Over at Wired, Macworld alum Brian Chen has an interesting piece on how the iPhone app store might be affected by apps in the future.
The story concerns the iPhone app Lyrics, which was rejected from the App Store because the songs for which it displayed lyrics might contain profanity. Developer Jelle Prins subsequently added a "profanity filter," and the app was approved upon resubmission.
However, Prins also added in something a little extra: an Easter egg that could reveal the profane lyrics if the user so desired. Here's how to make it happen: in the Lyrics app, go to the About page, swipe downward thrice, and select the option to turn off this filter.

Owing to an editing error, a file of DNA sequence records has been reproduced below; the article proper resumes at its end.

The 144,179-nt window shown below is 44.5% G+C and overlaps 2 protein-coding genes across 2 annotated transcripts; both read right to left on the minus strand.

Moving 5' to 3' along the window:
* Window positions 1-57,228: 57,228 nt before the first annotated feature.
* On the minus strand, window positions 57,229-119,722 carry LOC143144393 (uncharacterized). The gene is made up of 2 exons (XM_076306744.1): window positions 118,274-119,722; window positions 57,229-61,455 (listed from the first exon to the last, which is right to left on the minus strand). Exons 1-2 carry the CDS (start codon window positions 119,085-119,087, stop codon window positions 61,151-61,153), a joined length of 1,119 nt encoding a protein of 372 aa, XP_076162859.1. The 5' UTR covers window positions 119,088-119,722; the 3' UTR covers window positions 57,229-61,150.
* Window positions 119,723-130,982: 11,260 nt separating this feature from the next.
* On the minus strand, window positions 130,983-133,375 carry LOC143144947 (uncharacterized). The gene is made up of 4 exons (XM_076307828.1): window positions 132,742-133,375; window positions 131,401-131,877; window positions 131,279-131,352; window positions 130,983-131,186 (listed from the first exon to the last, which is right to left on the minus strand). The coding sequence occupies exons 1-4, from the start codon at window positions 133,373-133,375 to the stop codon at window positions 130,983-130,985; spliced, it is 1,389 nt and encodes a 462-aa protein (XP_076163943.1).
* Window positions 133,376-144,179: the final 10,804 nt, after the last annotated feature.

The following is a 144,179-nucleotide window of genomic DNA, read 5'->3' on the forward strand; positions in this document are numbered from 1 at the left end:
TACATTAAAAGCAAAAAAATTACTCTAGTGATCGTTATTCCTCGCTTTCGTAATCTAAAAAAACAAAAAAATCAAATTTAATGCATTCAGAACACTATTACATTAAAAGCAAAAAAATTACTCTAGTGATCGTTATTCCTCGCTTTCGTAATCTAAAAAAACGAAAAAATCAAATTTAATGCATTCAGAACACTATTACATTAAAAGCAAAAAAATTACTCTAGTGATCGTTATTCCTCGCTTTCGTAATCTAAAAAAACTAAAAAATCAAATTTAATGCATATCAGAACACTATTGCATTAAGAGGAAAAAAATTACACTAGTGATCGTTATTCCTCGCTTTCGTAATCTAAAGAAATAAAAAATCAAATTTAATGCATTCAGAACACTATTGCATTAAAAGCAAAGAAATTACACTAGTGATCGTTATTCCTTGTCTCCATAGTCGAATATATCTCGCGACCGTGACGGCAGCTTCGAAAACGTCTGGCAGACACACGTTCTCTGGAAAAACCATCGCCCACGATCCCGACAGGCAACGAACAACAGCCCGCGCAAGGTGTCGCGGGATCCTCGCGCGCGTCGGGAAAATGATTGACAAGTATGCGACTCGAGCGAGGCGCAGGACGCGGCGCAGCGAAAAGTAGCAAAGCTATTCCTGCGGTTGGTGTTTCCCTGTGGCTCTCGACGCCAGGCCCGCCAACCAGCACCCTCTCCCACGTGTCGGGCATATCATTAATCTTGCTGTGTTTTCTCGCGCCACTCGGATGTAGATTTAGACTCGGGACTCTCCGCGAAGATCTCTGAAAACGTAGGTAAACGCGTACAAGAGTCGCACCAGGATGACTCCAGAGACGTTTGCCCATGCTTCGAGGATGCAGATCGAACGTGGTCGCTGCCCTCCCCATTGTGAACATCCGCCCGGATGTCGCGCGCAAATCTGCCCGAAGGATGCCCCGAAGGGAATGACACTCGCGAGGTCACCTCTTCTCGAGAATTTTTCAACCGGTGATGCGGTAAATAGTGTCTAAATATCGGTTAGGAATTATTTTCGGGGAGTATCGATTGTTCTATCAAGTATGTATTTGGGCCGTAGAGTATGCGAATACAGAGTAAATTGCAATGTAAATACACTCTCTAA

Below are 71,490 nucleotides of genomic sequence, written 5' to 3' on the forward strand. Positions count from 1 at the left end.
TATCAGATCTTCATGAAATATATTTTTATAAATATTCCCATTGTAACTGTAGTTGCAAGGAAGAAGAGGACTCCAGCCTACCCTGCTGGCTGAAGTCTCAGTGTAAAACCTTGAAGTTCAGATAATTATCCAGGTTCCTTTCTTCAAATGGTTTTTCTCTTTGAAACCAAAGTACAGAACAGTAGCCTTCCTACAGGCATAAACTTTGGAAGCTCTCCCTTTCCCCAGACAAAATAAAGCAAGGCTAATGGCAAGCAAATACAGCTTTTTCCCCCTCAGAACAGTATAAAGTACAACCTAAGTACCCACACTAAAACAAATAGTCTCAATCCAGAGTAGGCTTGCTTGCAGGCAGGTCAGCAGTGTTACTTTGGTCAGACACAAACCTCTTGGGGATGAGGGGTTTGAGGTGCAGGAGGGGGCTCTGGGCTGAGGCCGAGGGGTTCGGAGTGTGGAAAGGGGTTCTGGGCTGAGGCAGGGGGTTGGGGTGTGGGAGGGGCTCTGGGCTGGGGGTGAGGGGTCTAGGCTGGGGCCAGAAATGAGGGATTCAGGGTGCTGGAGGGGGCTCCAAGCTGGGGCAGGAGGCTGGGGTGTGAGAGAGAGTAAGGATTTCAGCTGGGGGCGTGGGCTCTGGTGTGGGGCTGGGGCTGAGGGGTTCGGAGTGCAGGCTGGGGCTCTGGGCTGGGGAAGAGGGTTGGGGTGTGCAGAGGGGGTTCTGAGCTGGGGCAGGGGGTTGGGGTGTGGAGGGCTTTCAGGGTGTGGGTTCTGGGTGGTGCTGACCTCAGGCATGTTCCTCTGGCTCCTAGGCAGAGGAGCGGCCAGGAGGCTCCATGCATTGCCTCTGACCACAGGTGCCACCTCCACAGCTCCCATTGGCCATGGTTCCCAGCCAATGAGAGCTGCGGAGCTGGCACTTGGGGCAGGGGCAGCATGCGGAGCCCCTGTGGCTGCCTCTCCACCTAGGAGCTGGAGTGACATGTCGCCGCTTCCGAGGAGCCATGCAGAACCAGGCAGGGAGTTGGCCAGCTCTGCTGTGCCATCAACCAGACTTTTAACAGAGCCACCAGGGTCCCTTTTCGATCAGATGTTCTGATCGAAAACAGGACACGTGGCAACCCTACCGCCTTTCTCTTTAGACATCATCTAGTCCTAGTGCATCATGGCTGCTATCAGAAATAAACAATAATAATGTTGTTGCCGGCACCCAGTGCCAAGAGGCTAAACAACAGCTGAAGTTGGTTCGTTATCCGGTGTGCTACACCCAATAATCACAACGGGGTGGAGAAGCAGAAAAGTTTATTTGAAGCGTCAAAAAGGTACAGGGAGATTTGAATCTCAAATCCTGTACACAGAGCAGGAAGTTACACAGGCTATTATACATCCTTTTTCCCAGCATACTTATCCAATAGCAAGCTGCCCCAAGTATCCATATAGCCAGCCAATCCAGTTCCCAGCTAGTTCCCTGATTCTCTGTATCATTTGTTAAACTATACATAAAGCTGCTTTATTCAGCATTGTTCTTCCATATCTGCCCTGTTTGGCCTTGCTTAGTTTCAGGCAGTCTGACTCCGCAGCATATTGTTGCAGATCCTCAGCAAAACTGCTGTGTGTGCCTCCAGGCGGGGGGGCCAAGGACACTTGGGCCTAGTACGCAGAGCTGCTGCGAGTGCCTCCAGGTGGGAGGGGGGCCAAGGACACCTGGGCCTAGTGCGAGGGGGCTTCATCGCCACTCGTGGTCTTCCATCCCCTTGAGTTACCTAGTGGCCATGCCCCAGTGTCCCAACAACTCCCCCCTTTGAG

As Prins told Chen: “It’s almost impossible for Apple to see if there’s an Easter egg because they can’t really see the source code. In theory a developer could make a simple Easter egg in their app and provide a user with whatever content they want.”
The article goes on to argue that malicious apps could take photos without the user's consent, record sound, or even somehow steal address book contacts. While this is true, there seem to be no real-world examples of this just yet—but it does make me wonder what percentage of iPhone apps actually do have Easter eggs squirreled away inside of them.
While far be it from us to recommend this as an avenue for sneaking past the App Store's approval process, it could potentially be helpful in the face of bizarre and byzantine restrictions (though if you get caught, the consequences might be even worse).